Help me do a little crowd sourcing in my reporting on the annual developer conference for the Internet search giant.
SAN JOSE, Calif. – What are you searching for at Google I/O?
I'll be attending the annual developer conference for the Internet search giant and it strikes me as very appropriate to try a little crowd sourcing in my reporting on the event. I know a few things I will be looking for, but I want to tap into the intelligence out there in the broader community, too.
I am open to input from anyone--Android developers, server designers, notebook makers testing Chrome OS, TV designers interested in GoogleTV and more. So please, consider me an investigator for hire and post a comment below or drop me an email to let me know what you want to know and why you want to know it.
Google raised quite a firestorm when it decided at least for awhile to restrict to a small group of OEMs the release of Honeycomb, the version of Android for tablets. I understand the company's aim to fine tune the environment since the code will have to compete with Apple's polished iPad software.
Nevertheless, the decision puts it in the dog house with a broad range of mobile systems makers and calls into question its whole approach to open source code. It also further fragments the Android code base already split between multiple releases coming out at a fast pace.
Google I/O provides a great stage for the company to frankly lay out its plans for a full release of Honeycomb. I think the company also needs to show a plan for integrating features from Honeycomb into the smartphone versions of Android and vice versa.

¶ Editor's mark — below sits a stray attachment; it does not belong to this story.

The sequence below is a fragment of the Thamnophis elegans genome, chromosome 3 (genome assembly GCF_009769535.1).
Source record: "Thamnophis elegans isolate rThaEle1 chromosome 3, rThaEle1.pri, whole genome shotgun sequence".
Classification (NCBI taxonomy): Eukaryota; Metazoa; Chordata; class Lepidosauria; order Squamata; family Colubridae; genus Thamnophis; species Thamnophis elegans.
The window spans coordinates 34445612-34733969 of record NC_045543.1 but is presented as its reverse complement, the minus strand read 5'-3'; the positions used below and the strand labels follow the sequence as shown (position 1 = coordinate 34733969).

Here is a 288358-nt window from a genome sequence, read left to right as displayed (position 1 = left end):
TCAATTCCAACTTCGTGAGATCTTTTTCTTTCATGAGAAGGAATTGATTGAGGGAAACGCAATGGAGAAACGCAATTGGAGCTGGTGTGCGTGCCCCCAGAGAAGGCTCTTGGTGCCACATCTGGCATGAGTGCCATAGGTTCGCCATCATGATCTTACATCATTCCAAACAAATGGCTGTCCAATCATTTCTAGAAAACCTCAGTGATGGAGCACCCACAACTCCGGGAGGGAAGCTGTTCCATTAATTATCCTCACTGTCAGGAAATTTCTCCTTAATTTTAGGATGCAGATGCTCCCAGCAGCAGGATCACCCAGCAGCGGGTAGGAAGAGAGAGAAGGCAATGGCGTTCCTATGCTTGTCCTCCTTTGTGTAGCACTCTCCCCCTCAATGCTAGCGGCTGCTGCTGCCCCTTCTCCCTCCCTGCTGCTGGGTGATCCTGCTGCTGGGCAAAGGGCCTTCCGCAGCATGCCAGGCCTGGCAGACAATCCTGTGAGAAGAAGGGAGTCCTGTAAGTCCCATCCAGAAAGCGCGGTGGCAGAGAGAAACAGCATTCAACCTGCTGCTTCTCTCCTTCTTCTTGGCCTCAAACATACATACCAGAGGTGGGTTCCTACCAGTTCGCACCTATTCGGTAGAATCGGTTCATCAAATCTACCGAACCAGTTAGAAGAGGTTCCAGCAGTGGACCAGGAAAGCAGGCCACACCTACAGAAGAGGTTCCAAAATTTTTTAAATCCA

Meanwhile Google TV needs a restart. The company is reeling from a lackluster reception of the Logitech products using it and the last minute decision to hit the pause button on Google TV in January after some content companies said they didn't want to take part in the effort.
The TV ought to be a fabulous Internet client. But I have watched smart engineers bang their heads against the wall for years trying to make it so. The technical, business and user experience issues are many, maybe too many even for Google.
Chrome OS holds lessons for anyone interested in cloud computing. The idea of a device that gets all its apps, data storage—everything—from the Net, is interesting but more than a little hard to implement. Indeed, Chrome OS could be the canary in the mine, showing us the limits of cloud computing, so I hope Google shares some of what it learns from its beta test.
Then there's the server. Everyone I have talked to agrees Google runs what are by far the world's largest data centers. For years they have designed their own data centers, servers and software that runs in them, but to date they have kept much of the details of those designs to themselves while smaller competitors such as Microsoft and Facebook have been much more candid. Again, this is fertile territory for a Google I/O mega-session.
I give Google credit for its ambitions. At the last Google I/O event I attended the company rolled out Wave, an application that aimed to be the successor to email. Well, that one failed as far as I can tell, but you don't learn if you don't try.
I hope to learn a lot from this year's Google I/O. I'll learn even more if you give me a piece of your mind about what I should look for and why.